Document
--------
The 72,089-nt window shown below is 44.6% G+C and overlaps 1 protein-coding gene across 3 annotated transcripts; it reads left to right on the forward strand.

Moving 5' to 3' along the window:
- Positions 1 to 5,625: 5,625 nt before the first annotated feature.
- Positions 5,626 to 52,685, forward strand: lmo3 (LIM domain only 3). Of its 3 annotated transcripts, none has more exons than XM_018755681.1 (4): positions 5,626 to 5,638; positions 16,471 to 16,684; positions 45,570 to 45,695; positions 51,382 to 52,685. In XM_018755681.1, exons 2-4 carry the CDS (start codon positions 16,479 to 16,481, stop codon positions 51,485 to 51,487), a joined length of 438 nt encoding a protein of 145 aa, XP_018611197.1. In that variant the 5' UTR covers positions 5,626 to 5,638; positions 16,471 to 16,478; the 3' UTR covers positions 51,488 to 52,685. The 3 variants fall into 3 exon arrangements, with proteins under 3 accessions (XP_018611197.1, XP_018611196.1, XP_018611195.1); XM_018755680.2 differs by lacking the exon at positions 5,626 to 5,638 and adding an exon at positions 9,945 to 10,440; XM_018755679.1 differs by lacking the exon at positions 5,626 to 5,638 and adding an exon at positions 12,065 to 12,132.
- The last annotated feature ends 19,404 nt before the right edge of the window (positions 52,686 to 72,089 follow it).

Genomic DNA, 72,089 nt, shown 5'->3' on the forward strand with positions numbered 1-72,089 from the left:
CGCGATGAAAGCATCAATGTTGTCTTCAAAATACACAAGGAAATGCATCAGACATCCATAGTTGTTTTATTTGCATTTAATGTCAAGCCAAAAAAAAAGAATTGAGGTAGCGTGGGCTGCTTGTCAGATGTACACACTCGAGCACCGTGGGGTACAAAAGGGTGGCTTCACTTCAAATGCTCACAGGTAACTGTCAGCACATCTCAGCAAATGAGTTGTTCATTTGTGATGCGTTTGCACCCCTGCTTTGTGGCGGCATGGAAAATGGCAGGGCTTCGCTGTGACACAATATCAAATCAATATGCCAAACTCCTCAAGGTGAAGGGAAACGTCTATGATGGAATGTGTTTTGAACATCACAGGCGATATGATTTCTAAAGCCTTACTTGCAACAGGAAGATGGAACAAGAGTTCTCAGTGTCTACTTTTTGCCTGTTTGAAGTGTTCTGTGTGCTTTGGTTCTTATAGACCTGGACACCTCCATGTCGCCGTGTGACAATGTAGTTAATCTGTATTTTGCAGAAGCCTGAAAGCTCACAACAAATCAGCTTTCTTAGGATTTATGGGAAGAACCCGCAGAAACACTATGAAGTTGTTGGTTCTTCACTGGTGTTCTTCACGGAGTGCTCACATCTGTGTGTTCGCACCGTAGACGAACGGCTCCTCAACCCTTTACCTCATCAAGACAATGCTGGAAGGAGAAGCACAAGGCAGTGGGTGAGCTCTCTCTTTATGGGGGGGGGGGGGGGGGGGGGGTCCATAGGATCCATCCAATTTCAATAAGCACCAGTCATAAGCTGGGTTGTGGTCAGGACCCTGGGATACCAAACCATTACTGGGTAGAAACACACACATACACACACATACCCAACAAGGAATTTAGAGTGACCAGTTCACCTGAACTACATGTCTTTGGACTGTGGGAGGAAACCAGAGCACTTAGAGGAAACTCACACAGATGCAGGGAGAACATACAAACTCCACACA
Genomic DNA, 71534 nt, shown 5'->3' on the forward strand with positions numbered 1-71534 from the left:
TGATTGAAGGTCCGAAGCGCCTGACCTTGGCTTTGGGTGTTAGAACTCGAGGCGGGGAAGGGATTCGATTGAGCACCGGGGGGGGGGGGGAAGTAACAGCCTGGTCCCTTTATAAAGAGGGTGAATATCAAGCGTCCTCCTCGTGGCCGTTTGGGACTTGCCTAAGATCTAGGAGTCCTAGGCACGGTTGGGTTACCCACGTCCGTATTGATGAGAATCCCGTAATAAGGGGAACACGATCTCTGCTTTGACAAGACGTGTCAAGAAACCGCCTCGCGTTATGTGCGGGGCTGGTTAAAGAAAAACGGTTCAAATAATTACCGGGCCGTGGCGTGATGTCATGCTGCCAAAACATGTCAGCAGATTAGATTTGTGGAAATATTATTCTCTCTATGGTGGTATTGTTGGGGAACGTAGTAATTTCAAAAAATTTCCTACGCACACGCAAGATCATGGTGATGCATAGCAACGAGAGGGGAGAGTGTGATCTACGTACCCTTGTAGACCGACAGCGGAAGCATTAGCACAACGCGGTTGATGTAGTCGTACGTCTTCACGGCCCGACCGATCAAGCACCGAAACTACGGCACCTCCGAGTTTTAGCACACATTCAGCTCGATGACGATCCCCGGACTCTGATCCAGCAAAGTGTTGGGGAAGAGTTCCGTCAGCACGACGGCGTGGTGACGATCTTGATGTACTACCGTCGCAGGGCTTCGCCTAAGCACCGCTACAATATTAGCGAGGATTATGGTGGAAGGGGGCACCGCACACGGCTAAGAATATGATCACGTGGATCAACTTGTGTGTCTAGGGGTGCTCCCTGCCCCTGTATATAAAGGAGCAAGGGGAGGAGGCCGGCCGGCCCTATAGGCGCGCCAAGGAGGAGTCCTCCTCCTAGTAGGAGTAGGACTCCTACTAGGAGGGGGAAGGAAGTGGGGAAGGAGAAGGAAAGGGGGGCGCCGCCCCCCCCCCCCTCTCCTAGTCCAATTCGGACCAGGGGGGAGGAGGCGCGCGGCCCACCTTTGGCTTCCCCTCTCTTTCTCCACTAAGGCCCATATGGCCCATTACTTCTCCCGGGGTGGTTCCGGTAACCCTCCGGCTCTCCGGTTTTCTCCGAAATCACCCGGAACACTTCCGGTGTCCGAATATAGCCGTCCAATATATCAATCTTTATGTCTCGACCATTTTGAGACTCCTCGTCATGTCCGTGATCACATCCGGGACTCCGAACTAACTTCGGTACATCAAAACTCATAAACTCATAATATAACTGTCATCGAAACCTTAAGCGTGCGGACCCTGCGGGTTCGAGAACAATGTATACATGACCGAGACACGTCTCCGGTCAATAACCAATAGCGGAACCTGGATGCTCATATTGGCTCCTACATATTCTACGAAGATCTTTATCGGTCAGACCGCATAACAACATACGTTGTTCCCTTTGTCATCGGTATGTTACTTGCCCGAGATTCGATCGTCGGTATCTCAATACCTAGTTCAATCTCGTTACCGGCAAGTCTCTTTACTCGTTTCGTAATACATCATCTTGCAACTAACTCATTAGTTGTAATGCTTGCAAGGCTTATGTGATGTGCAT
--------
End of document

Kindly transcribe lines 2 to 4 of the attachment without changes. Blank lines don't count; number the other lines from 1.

Moving 5' to 3' along the window:
- Positions 1 to 5,625: 5,625 nt before the first annotated feature.
- Positions 5,626 to 52,685, forward strand: lmo3 (LIM domain only 3). Of its 3 annotated transcripts, none has more exons than XM_018755681.1 (4): positions 5,626 to 5,638; positions 16,471 to 16,684; positions 45,570 to 45,695; positions 51,382 to 52,685. In XM_018755681.1, exons 2-4 carry the CDS (start codon positions 16,479 to 16,481, stop codon positions 51,485 to 51,487), a joined length of 438 nt encoding a protein of 145 aa, XP_018611197.1. In that variant the 5' UTR covers positions 5,626 to 5,638; positions 16,471 to 16,478; the 3' UTR covers positions 51,488 to 52,685. The 3 variants fall into 3 exon arrangements, with proteins under 3 accessions (XP_018611197.1, XP_018611196.1, XP_018611195.1); XM_018755680.2 differs by lacking the exon at positions 5,626 to 5,638 and adding an exon at positions 9,945 to 10,440; XM_018755679.1 differs by lacking the exon at positions 5,626 to 5,638 and adding an exon at positions 12,065 to 12,132.